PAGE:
Established in 1982, this TNC preserve is a jewel in Copper Harbor's crown. Other great hikes at preserves managed by TNC can be found at Mount Baldy and Bete Grise.  They’re also key players in the much larger Keweenaw Heartlands project to protect over 32,000 acres in the Keweenaw Peninsula, including several current and future trail systems.

Redwyn’s Dunes Nature Sanctuary

Michigan Nature Association

two figures sit in the shade of a tree's exposed rootsThe interplay of shifting dunes and rooted trees creates fascinating places to snag some shade.


Although they protect land across the state, nearly two dozen of the Michigan Nature Association’s (MNA) 180 nature sanctuaries can be found right here in the Keweenaw!  That speaks to how special our landscape is and how important it is to protect it from development.  It’s tough to choose our favorite here, so we went with a family-friendly hike that’s got tons of scenery to check out: Redwyn’s Dunes along Great Sand Bay.


This MNA nature sanctuary features a 1-mile hike that’s gentle to moderate in difficulty.  It snakes around and over some of the biggest sand dunes in the Keweenaw, although they’re mostly forested with red pines and other species that thrive in dry soils.  Nestled at the base of the dunes are marshes full of an abundance of wildlife.  Expect to see plenty of birds and hear the sounds of frogs as you hike around.  A portion of the trail dips into the adjacent George Hite Dunes & Marshes Preserve, a collaboration between Eagle Harbor Township and the Keweenaw Land Trust.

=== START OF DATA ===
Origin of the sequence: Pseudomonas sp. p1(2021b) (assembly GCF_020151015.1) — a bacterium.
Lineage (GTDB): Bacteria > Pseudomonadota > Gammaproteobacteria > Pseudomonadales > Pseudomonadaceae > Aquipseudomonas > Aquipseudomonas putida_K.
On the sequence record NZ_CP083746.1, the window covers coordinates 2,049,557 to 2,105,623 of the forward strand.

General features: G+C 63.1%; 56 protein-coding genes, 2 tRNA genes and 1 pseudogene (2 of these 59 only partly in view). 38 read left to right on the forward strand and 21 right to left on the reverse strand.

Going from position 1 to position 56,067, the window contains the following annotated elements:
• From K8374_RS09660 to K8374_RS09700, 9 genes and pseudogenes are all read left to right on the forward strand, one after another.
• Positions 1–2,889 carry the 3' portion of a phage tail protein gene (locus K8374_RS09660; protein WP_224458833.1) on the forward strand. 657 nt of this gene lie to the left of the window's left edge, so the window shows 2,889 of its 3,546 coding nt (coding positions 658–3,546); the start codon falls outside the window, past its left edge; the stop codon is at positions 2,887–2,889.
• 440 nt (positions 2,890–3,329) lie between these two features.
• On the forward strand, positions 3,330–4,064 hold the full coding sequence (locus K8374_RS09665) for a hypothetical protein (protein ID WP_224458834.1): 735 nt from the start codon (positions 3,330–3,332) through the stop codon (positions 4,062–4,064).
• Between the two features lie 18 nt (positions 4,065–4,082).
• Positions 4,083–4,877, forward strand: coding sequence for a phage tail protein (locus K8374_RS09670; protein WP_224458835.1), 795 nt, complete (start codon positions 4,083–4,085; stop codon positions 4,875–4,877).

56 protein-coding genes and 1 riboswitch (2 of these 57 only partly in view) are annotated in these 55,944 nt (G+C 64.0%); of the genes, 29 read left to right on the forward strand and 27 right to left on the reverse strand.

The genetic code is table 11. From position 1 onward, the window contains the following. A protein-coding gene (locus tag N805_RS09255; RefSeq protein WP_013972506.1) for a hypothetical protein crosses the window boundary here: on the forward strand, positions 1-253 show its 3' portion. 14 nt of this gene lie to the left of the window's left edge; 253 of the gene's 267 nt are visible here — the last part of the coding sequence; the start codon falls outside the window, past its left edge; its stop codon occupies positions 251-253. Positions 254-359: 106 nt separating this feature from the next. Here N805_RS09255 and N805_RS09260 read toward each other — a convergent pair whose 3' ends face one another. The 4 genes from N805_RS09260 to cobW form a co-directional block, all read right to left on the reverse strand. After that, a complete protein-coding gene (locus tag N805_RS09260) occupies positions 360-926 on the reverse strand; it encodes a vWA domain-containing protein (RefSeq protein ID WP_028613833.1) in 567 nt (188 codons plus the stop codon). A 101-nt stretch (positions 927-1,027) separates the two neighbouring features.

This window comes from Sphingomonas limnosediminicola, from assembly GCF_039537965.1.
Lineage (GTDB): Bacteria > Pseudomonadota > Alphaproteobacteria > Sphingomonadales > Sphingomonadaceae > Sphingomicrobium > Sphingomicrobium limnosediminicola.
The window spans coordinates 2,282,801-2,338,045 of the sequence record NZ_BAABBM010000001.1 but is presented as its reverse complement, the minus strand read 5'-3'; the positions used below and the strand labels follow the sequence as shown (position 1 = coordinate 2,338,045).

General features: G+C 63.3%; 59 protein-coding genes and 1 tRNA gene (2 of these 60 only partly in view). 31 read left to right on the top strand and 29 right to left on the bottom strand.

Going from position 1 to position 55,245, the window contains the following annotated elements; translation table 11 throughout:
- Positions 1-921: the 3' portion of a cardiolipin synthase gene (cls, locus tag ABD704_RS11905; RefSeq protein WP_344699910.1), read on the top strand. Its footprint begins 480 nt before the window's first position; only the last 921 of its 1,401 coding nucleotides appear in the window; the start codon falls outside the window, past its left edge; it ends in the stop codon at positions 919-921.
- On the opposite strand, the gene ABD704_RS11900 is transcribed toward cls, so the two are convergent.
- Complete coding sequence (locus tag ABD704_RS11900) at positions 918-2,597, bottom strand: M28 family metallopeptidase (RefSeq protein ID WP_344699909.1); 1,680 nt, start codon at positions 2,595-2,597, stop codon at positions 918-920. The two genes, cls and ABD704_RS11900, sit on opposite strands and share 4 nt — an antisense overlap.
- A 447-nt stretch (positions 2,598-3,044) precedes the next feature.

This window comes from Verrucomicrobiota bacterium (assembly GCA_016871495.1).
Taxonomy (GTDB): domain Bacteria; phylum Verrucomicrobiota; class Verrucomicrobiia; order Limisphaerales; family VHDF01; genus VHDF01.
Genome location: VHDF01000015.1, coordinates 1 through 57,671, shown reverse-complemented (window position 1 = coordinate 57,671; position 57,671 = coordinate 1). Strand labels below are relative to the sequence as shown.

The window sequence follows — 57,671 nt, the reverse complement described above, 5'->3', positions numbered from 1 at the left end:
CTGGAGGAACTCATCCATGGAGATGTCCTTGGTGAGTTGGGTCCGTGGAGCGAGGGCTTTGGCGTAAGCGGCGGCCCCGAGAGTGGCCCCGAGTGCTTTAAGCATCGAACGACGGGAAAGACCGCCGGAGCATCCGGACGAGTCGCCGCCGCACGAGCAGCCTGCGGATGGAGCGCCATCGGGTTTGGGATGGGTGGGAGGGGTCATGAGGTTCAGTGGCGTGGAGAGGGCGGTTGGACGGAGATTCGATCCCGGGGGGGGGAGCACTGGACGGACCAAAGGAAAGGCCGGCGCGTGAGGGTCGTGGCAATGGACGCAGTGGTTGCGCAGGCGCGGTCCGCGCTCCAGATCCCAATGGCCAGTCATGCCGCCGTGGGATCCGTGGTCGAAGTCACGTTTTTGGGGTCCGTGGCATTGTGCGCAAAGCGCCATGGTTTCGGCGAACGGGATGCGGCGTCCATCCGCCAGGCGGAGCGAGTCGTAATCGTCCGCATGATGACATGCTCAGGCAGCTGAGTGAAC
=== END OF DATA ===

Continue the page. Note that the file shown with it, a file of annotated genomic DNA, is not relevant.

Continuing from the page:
Redwyn’s Dunes is located along M-26 about 0.75 miles west of the main Great Sand Bay parking lot.  It’s easy to pair these two scenic sites together for a fun afternoon spent exploring the Eagle Harbor/River area!